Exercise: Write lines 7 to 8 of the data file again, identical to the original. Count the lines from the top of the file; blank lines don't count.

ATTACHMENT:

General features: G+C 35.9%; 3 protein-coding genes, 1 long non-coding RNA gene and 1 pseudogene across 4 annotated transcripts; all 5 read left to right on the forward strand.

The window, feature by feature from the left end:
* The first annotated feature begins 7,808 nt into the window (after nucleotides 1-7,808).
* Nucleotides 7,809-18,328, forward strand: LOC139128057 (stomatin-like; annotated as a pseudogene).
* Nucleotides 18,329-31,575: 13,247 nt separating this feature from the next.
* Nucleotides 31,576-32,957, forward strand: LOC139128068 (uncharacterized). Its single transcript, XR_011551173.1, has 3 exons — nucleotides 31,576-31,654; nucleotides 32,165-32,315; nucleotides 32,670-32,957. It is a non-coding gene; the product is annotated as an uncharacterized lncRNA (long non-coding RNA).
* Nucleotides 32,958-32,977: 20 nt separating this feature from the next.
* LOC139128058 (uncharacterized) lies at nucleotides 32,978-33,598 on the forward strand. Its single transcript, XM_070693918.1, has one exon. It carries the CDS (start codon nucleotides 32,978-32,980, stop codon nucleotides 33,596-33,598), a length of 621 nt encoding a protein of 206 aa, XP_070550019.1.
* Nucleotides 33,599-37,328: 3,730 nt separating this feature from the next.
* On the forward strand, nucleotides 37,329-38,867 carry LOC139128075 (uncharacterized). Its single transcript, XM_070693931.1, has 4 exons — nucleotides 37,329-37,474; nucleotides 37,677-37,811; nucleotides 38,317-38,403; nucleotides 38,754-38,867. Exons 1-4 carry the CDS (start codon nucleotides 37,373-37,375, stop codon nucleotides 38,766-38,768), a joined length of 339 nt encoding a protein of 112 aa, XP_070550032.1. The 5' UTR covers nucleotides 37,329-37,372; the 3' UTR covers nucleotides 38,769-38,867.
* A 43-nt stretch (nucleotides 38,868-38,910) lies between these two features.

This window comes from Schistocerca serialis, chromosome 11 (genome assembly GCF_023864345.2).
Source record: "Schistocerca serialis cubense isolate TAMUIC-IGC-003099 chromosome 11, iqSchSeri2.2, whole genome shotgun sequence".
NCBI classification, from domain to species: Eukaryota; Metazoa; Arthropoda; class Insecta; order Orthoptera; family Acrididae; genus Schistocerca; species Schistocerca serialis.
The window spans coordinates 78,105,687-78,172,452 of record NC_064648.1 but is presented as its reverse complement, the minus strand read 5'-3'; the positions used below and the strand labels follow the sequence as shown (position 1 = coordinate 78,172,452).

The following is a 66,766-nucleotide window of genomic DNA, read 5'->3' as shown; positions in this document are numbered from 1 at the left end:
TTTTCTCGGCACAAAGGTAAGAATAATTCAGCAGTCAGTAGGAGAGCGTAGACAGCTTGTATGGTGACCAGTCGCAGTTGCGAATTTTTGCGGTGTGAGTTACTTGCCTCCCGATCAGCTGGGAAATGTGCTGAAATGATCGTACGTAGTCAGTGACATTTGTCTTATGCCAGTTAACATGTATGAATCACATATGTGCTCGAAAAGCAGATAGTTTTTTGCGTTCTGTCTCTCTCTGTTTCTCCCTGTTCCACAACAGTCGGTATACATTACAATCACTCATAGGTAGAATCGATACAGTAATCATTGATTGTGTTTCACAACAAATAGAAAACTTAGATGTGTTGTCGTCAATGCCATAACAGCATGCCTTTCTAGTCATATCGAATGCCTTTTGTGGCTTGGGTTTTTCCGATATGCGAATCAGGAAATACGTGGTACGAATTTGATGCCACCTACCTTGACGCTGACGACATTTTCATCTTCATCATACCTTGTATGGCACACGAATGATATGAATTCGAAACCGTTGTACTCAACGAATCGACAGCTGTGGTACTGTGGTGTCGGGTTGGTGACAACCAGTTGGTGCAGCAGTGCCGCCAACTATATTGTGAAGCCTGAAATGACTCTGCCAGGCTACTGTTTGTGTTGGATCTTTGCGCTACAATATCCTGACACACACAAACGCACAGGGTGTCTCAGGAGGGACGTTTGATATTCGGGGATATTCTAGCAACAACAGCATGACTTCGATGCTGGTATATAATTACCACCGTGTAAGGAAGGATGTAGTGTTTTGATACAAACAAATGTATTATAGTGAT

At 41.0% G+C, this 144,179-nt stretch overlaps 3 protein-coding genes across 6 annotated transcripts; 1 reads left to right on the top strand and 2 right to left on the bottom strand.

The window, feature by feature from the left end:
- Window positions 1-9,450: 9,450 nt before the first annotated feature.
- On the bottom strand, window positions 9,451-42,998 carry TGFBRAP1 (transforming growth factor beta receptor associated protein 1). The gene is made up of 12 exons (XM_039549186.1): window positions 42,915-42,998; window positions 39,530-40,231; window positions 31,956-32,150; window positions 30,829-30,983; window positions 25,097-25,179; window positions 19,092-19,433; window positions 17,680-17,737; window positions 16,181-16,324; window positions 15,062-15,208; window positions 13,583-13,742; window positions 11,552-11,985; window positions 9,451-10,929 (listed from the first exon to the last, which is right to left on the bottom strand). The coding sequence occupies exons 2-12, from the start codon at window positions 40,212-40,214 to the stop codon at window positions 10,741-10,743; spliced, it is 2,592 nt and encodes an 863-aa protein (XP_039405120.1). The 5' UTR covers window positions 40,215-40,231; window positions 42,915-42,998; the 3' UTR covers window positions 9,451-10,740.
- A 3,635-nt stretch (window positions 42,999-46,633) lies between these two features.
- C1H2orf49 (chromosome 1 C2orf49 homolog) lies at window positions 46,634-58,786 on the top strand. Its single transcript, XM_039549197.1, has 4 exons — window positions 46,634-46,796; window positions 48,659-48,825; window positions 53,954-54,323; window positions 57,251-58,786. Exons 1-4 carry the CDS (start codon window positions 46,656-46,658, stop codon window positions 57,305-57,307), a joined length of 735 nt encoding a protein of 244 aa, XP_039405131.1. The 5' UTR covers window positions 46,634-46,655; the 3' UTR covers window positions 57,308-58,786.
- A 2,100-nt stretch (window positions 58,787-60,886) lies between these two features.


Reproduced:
* Nucleotides 32,958-32,977: 20 nt separating this feature from the next.
* LOC139128058 (uncharacterized) lies at nucleotides 32,978-33,598 on the forward strand. Its single transcript, XM_070693918.1, has one exon. It carries the CDS (start codon nucleotides 32,978-32,980, stop codon nucleotides 33,596-33,598), a length of 621 nt encoding a protein of 206 aa, XP_070550019.1.